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Thailand cracking down on coup protesters using 'Hunger Games' salute

Thai students arrested for protesting coup leader with three-finger 'Hunger Games' salute of defiance

Thailand's military-installed leaders are cracking down on protesters who have adopted "The Hunger Games" three-finger salute in defiance of totalitarian rule.

On Wednesday, police arrested five university students in the northeastern region of Khon Kaen after they flashed the symbol of rebellion against tyranny during a speech by Prime Minister Prayuth Chan-ocha, the former military chief of staff who deposed elected government leaders in May and suspended democracy.

A major Thai cinema chain in Bangkok, Apex, was forced to cancel Thursday's premiere of "The Hunger Games: Mockingjay - Part 1," to prevent the latest film in the series based on author Suzanne Collins' dystopian trilogy from becoming a venue for expression of anti-coup sentiments.

Students from Bangkok's Thammasat University had bought up tickets to the premiere and planned to use the prominent stage to demonstrate their demand for restoration of democracy, protest organizer Ratthapol Supasopon told the Associated Press in the Thai capital.

The military government has banned public display of the three-finger salute, which became a symbolic gesture of coup opponents after the junta imposed harsh restrictions against freedoms of speech, assembly and press.

Human rights lawyer Sasinan Thamnithinan told reporters after the student arrests in Khon Kaen that they were taken to an army camp and interrogated. The five, all law students from Khon Kaen University, were threatened with expulsion unless they signed pledges to renounce political activism, the lawyer said.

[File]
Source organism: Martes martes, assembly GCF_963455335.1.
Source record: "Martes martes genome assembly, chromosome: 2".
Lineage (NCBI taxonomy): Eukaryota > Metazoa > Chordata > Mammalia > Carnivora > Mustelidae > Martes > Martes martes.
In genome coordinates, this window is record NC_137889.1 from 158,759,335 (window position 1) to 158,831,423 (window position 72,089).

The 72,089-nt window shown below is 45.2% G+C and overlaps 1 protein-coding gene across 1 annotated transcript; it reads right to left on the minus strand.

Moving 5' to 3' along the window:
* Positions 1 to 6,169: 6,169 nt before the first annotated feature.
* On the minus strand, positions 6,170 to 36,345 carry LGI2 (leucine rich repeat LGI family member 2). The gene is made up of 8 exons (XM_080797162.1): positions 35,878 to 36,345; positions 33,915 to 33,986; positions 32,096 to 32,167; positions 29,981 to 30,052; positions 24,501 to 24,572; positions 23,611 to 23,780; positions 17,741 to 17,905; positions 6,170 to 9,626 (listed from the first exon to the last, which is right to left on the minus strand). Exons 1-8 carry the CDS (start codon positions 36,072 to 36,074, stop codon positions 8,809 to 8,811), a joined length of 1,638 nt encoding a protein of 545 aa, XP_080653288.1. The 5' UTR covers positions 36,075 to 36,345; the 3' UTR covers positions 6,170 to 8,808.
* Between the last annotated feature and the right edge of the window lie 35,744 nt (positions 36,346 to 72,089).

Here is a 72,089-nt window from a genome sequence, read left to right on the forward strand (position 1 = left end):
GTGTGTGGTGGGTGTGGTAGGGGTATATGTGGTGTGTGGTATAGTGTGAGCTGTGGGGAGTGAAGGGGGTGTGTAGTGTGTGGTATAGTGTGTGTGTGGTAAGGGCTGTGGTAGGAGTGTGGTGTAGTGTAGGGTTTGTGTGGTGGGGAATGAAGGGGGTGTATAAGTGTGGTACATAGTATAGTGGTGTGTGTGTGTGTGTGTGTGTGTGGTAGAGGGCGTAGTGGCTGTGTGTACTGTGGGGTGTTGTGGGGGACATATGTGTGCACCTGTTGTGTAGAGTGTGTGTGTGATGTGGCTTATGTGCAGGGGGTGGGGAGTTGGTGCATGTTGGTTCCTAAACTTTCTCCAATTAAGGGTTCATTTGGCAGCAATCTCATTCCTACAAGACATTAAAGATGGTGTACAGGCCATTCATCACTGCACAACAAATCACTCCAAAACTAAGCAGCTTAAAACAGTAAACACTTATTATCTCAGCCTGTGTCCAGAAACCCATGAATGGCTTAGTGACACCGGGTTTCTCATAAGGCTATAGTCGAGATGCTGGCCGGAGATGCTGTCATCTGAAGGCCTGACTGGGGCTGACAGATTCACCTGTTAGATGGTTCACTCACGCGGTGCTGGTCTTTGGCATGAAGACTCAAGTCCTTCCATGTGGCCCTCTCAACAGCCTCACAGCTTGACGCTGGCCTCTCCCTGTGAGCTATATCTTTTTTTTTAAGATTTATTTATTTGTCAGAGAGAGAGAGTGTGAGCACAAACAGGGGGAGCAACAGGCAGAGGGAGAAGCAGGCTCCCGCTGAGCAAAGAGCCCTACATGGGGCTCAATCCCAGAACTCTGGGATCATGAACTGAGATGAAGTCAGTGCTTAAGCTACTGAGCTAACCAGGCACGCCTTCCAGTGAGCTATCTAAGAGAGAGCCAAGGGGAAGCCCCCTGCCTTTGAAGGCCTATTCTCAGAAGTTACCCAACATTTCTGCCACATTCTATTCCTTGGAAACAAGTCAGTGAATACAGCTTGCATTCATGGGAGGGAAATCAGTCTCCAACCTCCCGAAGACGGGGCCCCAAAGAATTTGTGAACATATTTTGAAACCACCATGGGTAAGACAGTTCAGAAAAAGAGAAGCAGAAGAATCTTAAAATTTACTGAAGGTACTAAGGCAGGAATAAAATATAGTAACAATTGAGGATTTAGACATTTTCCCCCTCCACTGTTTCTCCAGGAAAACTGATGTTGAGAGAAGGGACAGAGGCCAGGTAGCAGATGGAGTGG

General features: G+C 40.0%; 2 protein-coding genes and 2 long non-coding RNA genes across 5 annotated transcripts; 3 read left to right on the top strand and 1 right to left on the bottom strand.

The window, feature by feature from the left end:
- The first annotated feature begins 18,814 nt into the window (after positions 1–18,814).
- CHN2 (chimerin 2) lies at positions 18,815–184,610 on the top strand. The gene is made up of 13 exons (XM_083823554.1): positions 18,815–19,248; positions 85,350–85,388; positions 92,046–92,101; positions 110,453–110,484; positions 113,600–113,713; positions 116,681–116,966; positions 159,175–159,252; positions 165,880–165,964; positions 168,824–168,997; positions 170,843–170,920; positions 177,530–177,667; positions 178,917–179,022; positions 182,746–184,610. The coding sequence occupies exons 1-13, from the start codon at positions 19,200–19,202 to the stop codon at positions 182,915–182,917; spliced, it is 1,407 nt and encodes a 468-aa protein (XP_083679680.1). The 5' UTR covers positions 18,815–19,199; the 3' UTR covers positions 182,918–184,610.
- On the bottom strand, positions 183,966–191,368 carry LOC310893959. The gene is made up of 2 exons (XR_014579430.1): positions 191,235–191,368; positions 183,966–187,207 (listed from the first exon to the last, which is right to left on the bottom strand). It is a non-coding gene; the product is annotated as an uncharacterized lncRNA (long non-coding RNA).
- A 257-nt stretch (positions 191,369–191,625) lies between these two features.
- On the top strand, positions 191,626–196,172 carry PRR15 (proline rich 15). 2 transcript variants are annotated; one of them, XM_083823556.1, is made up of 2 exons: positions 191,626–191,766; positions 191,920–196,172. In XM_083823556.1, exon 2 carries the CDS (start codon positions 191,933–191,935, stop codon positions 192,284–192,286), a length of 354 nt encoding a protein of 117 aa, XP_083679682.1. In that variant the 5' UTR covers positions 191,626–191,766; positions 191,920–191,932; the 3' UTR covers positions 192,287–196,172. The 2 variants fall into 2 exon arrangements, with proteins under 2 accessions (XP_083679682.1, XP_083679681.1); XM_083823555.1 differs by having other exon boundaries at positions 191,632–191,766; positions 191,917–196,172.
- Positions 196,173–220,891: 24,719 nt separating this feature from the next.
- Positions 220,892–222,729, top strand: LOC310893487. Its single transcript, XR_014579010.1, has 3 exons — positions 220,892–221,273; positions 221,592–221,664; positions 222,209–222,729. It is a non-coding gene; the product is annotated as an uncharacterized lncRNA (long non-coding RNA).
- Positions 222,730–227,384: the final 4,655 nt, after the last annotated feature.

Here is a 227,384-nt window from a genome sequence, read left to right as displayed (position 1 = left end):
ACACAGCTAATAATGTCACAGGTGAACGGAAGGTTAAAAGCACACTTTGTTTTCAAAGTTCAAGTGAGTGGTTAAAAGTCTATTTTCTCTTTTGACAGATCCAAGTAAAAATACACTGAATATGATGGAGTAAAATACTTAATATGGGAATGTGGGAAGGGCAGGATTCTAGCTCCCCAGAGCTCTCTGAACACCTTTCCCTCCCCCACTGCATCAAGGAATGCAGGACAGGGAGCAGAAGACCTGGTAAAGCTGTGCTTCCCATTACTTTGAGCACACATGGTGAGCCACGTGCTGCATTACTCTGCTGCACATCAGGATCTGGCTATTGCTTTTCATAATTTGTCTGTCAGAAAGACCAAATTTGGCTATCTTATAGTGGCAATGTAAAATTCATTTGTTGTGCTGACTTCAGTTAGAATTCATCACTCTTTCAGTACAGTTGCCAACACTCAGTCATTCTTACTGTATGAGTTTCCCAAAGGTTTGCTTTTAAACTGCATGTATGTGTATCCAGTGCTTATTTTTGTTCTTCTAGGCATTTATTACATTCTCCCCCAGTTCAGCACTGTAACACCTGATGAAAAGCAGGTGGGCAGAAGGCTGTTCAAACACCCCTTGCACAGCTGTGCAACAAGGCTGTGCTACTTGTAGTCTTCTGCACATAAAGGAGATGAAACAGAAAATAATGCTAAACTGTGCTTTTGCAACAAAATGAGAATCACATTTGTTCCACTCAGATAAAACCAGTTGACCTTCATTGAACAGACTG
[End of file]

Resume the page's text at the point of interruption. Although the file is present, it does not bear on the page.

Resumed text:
Khon Kaen is a power base of former Prime Minister Thaksin Shinawatra, whose 2006 ouster in a military coup ignited Thailand's latest spate of unrest and revolving-door leadership. Thaksin was charged with corruption, prompting him to flee to the United Arab Emirates.

Thaksin's sister, Yingluck Shinawatra, was elected to succeed him as government chief when democracy was purportedly restored with elections in 2011 but was confronted with the same opposition from the Bangkok business elite that led to her brother's ouster. Yingluck was forced to accept a caretaker government early this year while the two sides battled over the results of a boycotted Feb. 2 election.

The May coup led by Prayuth followed six months of rival protests by supporters of the populist Shinawatra dynasty and the royalist, military-influenced Bangkok elite.

Prayuth said a military takeover was necessary to restore order and resume normal business in Bangkok, where protesters had blocked main streets and government buildings for months and at least two dozen people died in the unrest.

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